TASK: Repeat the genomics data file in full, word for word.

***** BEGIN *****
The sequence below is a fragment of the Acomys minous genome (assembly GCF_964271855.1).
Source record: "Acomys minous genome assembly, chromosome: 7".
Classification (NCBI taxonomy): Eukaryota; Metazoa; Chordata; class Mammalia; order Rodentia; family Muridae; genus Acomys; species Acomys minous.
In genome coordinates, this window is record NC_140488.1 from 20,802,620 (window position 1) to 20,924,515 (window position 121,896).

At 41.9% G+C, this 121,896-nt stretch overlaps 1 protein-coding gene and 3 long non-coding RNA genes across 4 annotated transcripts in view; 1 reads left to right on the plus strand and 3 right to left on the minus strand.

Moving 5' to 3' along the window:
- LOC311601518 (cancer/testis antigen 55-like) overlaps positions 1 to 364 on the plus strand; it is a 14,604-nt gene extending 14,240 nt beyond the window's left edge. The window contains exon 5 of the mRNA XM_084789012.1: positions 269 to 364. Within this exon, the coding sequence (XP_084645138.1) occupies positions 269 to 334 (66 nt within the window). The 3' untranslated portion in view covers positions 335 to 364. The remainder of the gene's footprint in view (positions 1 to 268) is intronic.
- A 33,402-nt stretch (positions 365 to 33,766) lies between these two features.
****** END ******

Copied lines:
The sequence below is a fragment of the Acomys minous genome (assembly GCF_964271855.1).
Source record: "Acomys minous genome assembly, chromosome: 7".
Classification (NCBI taxonomy): Eukaryota; Metazoa; Chordata; class Mammalia; order Rodentia; family Muridae; genus Acomys; species Acomys minous.
In genome coordinates, this window is record NC_140488.1 from 20,802,620 (window position 1) to 20,924,515 (window position 121,896).

At 41.9% G+C, this 121,896-nt stretch overlaps 1 protein-coding gene and 3 long non-coding RNA genes across 4 annotated transcripts in view; 1 reads left to right on the plus strand and 3 right to left on the minus strand.

Moving 5' to 3' along the window:
- LOC311601518 (cancer/testis antigen 55-like) overlaps positions 1 to 364 on the plus strand; it is a 14,604-nt gene extending 14,240 nt beyond the window's left edge. The window contains exon 5 of the mRNA XM_084789012.1: positions 269 to 364. Within this exon, the coding sequence (XP_084645138.1) occupies positions 269 to 334 (66 nt within the window). The 3' untranslated portion in view covers positions 335 to 364. The remainder of the gene's footprint in view (positions 1 to 268) is intronic.
- A 33,402-nt stretch (positions 365 to 33,766) lies between these two features.